5. Your birth might last a long time.

Birth is beautifully unpredictable. As photographers, we rejoice in that! We might be at your birth for 2 hours, or be traveling back and forth for over 24 hours. That means that for 24 hours, I have to find childcare, put my life on hold and wait. Or things might move quickly. The thing is that we just don’t know. We are in it for the long haul though. We don’t have a “covers 6 hours of birth” phrase in our contract. We photograph your birth…however long it may be. We want to capture all of the moments.


6. We are comfortable with the birth environment.

Not every photographer has experienced birth. There is blood, fluid, poop, vomit along with a variety of smells. There is laughter and there are tears. There are times to chat and moments of silence. Because this ain’t our first rodeo, we know what to expect. We are not uncomfortable with all of the above. We also know how to interact with hospital staff and “know our place”. Some of us may have even taken doula training courses already. There will be times when we step away from our camera to get you or your partner a cup of ice water or a cold washcloth. We are thrilled to do this. It is one of the perks of the job. We are privileged and honored to be in your birthing space, and we treat is with the respect it deserves!


7. After everything else, we have to edit the photos.

At a typical birth, I probably take over 500 photos. That means that after I have spent 10+ hours by your side, I have to go home and decide which of those 500 photos are the best, erase the ones that are out of focus or blurry, and hand edit the 150 best ones. For those of you who aren’t familiar with this process, let me just say that is isn’t quick. If I was given uninterrupted time to edit these photos, maybe, maybe I could complete one birth in 8 hours. But usually, this time of art form needs to be left and revisited with fresh eyes. Sometimes I embrace the dark shadows of the room and sometimes I decide it needs a little more light. That is the beauty of editing software, we can tweak and change these photos to make them perfect. Which is what birth photographers do. We try to get the finished product as close to perfect as possible so that your breath is taken away when you look at them. We want you to look at the picture and see strength and feel intensity. This type of intention takes time to finalize.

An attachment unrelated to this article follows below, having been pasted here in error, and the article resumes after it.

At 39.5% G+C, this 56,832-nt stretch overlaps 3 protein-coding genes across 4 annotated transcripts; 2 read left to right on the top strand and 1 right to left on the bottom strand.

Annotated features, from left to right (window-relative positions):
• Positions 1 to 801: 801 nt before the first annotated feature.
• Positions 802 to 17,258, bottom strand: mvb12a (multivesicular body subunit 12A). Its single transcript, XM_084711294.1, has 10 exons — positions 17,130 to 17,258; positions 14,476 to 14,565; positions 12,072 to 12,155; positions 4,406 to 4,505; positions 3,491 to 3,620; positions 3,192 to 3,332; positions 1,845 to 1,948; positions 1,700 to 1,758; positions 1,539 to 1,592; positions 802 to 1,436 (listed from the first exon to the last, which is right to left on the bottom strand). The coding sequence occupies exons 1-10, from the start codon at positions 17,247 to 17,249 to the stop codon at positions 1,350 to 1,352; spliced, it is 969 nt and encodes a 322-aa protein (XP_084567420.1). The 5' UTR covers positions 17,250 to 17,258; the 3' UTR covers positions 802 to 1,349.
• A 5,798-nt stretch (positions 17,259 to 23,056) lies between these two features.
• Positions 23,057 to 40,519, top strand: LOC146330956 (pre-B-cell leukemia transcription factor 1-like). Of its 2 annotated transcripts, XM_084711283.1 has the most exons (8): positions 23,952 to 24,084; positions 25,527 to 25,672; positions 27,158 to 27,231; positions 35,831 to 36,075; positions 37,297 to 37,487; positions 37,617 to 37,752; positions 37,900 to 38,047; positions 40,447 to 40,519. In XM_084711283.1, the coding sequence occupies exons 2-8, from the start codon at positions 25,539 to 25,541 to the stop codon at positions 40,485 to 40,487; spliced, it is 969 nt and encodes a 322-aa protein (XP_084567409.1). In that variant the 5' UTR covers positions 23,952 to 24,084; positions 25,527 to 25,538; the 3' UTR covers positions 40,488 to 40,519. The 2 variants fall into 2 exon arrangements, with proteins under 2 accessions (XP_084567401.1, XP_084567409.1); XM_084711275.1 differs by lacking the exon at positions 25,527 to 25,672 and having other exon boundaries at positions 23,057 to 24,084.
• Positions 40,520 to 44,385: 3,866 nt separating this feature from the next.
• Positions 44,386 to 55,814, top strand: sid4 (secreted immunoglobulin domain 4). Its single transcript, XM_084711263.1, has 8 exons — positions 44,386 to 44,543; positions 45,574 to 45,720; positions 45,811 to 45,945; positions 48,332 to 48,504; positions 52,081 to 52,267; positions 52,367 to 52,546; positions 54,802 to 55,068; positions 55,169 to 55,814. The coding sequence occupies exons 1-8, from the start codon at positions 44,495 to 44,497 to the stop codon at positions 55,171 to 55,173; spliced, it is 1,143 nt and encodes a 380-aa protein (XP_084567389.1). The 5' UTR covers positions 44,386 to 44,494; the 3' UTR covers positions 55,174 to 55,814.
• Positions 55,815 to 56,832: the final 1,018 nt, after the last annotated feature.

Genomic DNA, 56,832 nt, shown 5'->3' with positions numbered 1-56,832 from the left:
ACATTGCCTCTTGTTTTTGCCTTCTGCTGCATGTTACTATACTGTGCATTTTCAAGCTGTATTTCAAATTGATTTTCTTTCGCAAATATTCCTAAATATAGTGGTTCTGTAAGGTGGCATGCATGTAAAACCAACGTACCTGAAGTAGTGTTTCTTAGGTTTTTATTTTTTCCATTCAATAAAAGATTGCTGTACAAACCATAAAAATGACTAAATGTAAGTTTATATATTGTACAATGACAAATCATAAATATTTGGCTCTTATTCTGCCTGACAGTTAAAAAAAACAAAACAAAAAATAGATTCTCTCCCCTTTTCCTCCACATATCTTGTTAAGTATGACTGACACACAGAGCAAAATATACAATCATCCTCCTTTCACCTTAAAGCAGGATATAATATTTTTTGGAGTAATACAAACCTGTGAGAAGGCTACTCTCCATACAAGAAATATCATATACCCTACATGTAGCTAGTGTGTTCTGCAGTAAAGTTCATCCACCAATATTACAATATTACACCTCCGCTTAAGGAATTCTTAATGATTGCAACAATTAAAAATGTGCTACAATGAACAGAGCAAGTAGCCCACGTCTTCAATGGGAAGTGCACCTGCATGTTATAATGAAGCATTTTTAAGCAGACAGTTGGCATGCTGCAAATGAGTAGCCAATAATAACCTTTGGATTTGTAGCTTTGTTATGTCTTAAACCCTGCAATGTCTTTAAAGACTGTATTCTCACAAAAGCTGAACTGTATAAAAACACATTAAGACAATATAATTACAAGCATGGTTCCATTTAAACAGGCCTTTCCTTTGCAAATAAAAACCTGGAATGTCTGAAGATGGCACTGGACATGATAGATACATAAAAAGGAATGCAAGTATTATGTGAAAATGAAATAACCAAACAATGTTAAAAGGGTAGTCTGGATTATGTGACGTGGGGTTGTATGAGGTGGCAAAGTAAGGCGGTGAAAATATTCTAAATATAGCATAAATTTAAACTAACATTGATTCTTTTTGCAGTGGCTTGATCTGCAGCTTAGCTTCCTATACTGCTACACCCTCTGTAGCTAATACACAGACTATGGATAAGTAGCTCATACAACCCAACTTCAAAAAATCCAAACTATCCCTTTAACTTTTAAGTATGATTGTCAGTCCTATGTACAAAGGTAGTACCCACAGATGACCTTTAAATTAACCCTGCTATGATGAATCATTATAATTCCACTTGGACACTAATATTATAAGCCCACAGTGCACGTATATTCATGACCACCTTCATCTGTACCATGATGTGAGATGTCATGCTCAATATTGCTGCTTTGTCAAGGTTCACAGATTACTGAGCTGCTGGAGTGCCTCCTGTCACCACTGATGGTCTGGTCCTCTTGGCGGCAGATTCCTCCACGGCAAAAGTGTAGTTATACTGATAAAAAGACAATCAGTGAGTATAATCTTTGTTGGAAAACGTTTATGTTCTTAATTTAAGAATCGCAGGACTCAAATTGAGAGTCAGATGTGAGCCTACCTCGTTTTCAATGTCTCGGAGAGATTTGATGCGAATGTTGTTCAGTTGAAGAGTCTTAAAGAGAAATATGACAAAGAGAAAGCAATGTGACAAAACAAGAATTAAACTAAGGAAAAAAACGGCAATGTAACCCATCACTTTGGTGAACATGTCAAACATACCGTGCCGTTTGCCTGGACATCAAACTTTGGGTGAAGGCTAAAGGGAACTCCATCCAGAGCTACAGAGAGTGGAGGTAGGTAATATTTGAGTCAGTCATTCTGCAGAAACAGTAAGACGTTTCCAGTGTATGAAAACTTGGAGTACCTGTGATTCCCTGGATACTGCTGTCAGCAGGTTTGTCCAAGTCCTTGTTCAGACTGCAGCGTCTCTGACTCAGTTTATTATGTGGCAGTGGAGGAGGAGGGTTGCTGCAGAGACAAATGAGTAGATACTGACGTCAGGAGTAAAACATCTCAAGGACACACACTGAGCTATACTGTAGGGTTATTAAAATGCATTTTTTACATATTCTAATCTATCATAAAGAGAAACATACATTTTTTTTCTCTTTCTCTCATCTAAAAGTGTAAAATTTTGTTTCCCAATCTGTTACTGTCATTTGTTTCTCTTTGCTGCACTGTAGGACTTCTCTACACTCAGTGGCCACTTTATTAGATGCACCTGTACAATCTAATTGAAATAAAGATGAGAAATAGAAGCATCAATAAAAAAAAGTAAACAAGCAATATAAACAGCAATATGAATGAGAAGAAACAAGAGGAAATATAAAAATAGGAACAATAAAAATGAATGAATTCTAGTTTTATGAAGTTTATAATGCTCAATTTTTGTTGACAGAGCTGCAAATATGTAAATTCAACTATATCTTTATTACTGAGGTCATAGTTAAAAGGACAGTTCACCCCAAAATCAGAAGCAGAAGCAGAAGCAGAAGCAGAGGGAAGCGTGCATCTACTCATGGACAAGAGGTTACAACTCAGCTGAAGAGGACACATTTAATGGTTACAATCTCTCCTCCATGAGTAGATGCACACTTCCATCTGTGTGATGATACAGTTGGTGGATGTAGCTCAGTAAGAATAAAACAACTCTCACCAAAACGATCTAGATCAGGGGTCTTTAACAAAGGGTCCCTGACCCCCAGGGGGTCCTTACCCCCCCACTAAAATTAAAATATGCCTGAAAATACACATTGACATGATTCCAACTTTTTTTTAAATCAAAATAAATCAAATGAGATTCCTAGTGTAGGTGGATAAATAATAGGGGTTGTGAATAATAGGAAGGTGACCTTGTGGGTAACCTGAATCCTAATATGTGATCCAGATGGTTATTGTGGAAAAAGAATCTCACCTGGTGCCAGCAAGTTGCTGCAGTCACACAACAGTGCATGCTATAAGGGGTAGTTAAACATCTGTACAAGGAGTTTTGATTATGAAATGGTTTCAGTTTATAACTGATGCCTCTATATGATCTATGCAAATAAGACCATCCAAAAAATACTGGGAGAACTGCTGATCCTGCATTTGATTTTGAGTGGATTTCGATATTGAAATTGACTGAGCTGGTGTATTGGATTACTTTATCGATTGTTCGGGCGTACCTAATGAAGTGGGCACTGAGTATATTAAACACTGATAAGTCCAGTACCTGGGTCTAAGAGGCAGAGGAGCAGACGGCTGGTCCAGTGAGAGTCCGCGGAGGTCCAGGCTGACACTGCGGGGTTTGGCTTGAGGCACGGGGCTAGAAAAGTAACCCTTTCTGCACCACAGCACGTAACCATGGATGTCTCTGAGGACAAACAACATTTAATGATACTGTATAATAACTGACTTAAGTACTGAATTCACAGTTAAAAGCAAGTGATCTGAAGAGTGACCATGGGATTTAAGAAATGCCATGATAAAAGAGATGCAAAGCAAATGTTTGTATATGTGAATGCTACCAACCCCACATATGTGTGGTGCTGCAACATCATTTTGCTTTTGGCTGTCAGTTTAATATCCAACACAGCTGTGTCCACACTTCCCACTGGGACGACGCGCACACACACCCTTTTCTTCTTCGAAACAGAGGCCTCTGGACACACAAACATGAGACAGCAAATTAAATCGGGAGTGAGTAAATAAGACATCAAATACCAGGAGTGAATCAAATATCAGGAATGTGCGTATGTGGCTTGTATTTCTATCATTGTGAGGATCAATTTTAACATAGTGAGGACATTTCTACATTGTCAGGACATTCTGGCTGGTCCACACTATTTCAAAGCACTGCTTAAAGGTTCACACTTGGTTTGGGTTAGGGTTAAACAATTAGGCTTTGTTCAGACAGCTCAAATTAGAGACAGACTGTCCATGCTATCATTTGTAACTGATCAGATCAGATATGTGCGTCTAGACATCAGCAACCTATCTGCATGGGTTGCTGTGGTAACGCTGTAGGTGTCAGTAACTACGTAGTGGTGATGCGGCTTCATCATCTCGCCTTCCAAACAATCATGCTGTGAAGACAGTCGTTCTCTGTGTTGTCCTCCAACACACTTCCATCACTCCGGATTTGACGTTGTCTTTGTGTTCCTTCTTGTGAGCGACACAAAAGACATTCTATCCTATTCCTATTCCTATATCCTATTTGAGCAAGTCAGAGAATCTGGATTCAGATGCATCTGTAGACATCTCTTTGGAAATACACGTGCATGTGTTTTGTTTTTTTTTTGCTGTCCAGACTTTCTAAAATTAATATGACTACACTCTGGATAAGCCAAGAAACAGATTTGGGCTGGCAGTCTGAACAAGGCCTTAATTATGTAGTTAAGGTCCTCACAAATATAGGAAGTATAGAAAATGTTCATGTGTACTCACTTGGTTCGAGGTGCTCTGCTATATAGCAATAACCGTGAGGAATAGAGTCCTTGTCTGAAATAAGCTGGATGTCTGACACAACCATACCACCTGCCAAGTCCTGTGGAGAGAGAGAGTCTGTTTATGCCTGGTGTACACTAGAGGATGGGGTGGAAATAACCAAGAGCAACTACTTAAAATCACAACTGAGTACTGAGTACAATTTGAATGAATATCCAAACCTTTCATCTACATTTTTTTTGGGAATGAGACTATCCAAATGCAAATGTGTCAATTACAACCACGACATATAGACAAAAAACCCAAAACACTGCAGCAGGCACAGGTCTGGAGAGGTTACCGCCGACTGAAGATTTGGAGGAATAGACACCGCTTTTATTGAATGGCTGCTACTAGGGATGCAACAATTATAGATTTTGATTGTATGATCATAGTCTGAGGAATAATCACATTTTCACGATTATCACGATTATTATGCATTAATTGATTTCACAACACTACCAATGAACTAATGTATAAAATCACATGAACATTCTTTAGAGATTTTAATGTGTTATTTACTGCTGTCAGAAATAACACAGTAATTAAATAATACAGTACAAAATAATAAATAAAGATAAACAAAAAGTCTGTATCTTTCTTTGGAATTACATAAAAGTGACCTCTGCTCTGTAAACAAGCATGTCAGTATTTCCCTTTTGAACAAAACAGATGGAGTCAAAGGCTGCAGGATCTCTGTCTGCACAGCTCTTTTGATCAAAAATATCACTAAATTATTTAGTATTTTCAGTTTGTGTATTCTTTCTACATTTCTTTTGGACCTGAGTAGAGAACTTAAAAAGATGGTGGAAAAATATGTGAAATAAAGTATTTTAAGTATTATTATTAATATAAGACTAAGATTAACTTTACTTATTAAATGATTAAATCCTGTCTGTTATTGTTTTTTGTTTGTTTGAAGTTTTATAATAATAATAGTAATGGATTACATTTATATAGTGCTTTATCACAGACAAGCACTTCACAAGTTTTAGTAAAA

In closing, I want to compare two of the “most important” days of your life. Your wedding and your birth(s). Both are full of emotion, excitement, anticipation, and missed moments. One of the main reasons that folks hire a wedding photographer is so that they can remember all of the details of that day, right? How many of you paid at least $1000 for wedding photography? I had a low budget wedding, and I still forked that money out. I also want to point out that a wedding photographer 1) knows what kind of light to expect 2) KNOWS THE ACTUAL DAY OF THE EVENT and 3) will likely never get amniotic fluid on their lens. Birth photographers are rockstar photographers and should be compensated as such!

With all of this said, I want everyone to have birth photography. I want to work for pennies so that you can re-live one of the most important days of your life. I want to capture LIFE and share it with the world. But… my kids have to eat and I have to have gas in my car to get to your birth. So until we live in a world where healthcare is free and stay at home moms get paid real money, I’m gonna have to charge for birth photography. In the meantime, you can learn a few tips on how to afford a birth photographer here!

Stephanie Capps is a birth doula and birth photographer in Raleigh, NC. You can learn more about her story  here.

Stephanie Capps is a birth doula and birth photographer in Raleigh, NC. You can learn more about her story here.